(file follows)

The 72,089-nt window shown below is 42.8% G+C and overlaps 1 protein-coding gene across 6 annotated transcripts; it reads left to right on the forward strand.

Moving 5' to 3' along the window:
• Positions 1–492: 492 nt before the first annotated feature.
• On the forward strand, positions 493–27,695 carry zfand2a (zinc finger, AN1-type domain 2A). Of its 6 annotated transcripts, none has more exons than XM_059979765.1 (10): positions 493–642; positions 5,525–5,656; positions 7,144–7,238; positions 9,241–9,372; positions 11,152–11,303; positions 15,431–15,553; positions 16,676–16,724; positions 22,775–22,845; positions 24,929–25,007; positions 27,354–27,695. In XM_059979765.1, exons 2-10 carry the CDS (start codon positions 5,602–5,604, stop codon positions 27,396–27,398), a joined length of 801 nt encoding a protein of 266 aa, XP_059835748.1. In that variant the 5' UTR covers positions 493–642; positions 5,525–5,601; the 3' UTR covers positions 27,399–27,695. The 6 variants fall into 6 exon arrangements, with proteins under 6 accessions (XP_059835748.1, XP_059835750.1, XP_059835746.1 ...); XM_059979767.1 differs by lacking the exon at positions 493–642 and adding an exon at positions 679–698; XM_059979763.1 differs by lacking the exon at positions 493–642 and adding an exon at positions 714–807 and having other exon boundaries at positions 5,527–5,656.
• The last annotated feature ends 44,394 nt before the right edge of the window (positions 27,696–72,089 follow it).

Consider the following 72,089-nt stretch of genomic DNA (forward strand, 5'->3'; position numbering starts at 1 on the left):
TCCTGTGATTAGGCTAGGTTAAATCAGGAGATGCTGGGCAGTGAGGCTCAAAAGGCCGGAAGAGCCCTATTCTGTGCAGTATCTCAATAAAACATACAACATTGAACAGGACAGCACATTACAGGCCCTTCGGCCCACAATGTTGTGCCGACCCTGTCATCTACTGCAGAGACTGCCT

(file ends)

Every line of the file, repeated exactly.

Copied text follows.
The 72,089-nt window shown below is 42.8% G+C and overlaps 1 protein-coding gene across 6 annotated transcripts; it reads left to right on the forward strand.

Moving 5' to 3' along the window:
• Positions 1–492: 492 nt before the first annotated feature.
• On the forward strand, positions 493–27,695 carry zfand2a (zinc finger, AN1-type domain 2A). Of its 6 annotated transcripts, none has more exons than XM_059979765.1 (10): positions 493–642; positions 5,525–5,656; positions 7,144–7,238; positions 9,241–9,372; positions 11,152–11,303; positions 15,431–15,553; positions 16,676–16,724; positions 22,775–22,845; positions 24,929–25,007; positions 27,354–27,695. In XM_059979765.1, exons 2-10 carry the CDS (start codon positions 5,602–5,604, stop codon positions 27,396–27,398), a joined length of 801 nt encoding a protein of 266 aa, XP_059835748.1. In that variant the 5' UTR covers positions 493–642; positions 5,525–5,601; the 3' UTR covers positions 27,399–27,695. The 6 variants fall into 6 exon arrangements, with proteins under 6 accessions (XP_059835748.1, XP_059835750.1, XP_059835746.1 ...); XM_059979767.1 differs by lacking the exon at positions 493–642 and adding an exon at positions 679–698; XM_059979763.1 differs by lacking the exon at positions 493–642 and adding an exon at positions 714–807 and having other exon boundaries at positions 5,527–5,656.
• The last annotated feature ends 44,394 nt before the right edge of the window (positions 27,696–72,089 follow it).

Consider the following 72,089-nt stretch of genomic DNA (forward strand, 5'->3'; position numbering starts at 1 on the left):
TCCTGTGATTAGGCTAGGTTAAATCAGGAGATGCTGGGCAGTGAGGCTCAAAAGGCCGGAAGAGCCCTATTCTGTGCAGTATCTCAATAAAACATACAACATTGAACAGGACAGCACATTACAGGCCCTTCGGCCCACAATGTTGTGCCGACCCTGTCATCTACTGCAGAGACTGCCT